For Immediate Release
Jackson, WY (Oct. 1, 2013)—From early luminaries such as John Muir, David Brower, and Yvon Chouinard, to contemporary heroes including Peter Metcalf and Jeremy Jones, adventurers have long played pivotal roles in American conservation history.
On Saturday, October 12, at the Pink Garter Theater, SHIFT will honor the next generation of adventure activists with films, multimedia, and music in a night of programming organizers are calling “Adventure, Inspired”.
“We’re celebrating the modern adventure heroes who becomes stewards of the places we love to play,” says SHIFT Director Christian Beckwith. “Saturday’s programming is all about inspiration.”
Author and Powder Magazine Features Editor Porter Fox will kick off the night with a world premiere: the multimedia presentation of his new book, DEEP: The Story of Skiing and The Future of Snow. An adaptation from the book—DEEP: The Future of Snow in America—was published in the September 2013 issue of Powder. Part Two—DEEP: The Future of Snow in Europe—will appear in the December 2013 issue of Powder.
DEEP, the book, which is being published by Jackson Hole skiers Ned Hutchinson and Steve Tatigian, explores the changes in store for skiers and snowboarders if global forecasts are correct—and how skiers and scientists who are attempting to save snow might end up saving the world.
Fox’s message is just one of the stories of inspiration that have emerged from the communities of skiers, paddlers, surfers, and climbers featured in SHIFT’s second night.
Following Fox’s presentation will be half a dozen adventure films certain to feed the stoke of Jackson’s adventure athletes.
The world premiere of the festival version of Steps: The Ride Greener Film follows geographer, snowboarder and Patagonia Ambassador Sten Smola and friends as they choose to pursue their passion for spectacular mountain lines in an ecologically sustainable way.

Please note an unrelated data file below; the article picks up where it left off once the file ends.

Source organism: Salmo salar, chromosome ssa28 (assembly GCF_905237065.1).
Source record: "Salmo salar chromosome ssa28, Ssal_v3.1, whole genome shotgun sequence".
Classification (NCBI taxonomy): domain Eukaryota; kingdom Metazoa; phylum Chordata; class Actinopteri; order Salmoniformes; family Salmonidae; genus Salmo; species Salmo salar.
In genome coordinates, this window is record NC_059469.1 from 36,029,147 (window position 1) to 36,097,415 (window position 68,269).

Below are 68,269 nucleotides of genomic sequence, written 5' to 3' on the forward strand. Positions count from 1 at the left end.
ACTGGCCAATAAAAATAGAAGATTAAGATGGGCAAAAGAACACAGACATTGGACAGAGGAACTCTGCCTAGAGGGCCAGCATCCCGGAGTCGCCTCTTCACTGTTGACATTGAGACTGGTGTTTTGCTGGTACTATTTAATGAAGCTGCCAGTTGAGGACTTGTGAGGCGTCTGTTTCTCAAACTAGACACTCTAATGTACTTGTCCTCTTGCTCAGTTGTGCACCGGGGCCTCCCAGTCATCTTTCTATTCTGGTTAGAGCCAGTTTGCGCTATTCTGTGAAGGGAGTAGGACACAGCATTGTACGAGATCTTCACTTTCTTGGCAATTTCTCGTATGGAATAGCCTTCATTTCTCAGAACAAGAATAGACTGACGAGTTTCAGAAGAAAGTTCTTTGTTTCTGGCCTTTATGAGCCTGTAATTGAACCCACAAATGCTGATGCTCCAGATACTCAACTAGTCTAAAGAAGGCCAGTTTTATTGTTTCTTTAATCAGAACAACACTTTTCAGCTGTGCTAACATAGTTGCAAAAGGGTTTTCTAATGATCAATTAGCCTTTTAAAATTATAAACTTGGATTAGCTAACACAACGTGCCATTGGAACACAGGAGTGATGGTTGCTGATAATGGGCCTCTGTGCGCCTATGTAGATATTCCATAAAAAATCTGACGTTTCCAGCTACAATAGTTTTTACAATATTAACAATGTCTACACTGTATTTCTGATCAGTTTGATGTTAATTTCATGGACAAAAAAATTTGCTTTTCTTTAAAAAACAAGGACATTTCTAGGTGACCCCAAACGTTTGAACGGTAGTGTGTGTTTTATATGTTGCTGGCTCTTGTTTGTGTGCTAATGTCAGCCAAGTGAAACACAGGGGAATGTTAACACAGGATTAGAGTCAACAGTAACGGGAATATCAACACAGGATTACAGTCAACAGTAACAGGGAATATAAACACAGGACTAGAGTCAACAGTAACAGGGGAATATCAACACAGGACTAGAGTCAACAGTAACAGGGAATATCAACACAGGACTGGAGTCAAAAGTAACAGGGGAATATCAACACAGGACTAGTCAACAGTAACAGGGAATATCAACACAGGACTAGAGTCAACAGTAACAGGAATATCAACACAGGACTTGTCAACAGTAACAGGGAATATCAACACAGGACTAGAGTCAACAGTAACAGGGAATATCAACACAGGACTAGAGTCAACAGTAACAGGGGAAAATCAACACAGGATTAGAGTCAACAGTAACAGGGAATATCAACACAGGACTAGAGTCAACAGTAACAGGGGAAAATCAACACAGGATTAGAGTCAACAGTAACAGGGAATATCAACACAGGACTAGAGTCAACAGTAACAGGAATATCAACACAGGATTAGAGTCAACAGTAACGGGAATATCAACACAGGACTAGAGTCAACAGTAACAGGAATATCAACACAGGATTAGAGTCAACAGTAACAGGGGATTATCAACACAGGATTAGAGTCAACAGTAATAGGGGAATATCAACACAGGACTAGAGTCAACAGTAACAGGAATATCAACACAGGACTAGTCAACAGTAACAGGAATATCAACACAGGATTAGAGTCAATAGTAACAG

Alison Gannett: A MoveShake Story documents the challenges facing a professional skier as she balances her passion for snow with her concerns about climate change.
Chasing Water is the story of native Coloradan Pete McBride, who follows the Colorado River, source to sea, on a soul-searching, personal journey down the “American Nile.”
Gregg Treinish is the subject of another Moveshake Story. The Bozeman, MT, resident and National Geographic Adventurer of the Year has combined his passion for adventure and his education in wildlife biology to found Adventurers and Scientists for Conservation.
The engaging short film Return to the Tepuis follows Bruce Means, whose investigative work into a species of tiny toads takes him to the ancient and lost world of the South American Tepuis—a place he would not be able to reach without the assistance of National Geographic photographer Joe Riis and professional climber Mark Synnott.
At great environmental risk, and against the wishes of most British Columbian and aboriginal people, the Enbridge Northern Gateway Project would pipe tar-sands oil from Alberta to the coast of British Columbia for delivery to markets in Asia and California. Groundswell, by Patagonia surf ambassador Chris Malloy, highlights all that’s at stake, from a perspective that only a surfer could envision.
The evening will also include raffles of multiple pairs of next season’s best skis.
After the films, SHIFT and Teton Artlab’s Caldera Concert Series will present two all-ages musical performances to further entertain the audience: Houston Guy, followed by electronic musician Dan Deacon.
Deacon has released eight albums since 2003 and is renowned for his live shows with large-scale audience participation and interaction.
Doors open for the evening at 6 p.m.; films begin at 7. Houston Guy kicks off the concerts at 9:30 p.m.
Tickets are $15 for Fox’s presentation and the films, $15 for the concerts or $25 for both.
Tickets are available on SHIFT’s website, www.shiftjh.org.
SHIFT is an annual festival, held each October in Jackson, Wyoming, celebrating the central role of conservation in Jackson Hole. SHIFT’s mission—to inspire communities to preserve the natural capital that is vital to their economic success—is designed to accomplish two goals: to help conservation-oriented communities, organizations, and individuals worldwide begin to develop the framework for 21st century conservation efforts, while simultaneously enhancing the local economy during its traditionally slow fall season.
The 2013 SHIFT Festival, which will be held on Columbus Day weekend, Oct. 11-13, will be a limited, localized event that establishes the programming and framework for the full launch in October 2014. Three nights of programming will use food, music and film to explore the intersection of conservation with nature, culture and adventure.
Funding for SHIFT is provided by the Jackson Hole Travel and Tourism Board as part of their mission to develop Jackson’s year-round economy.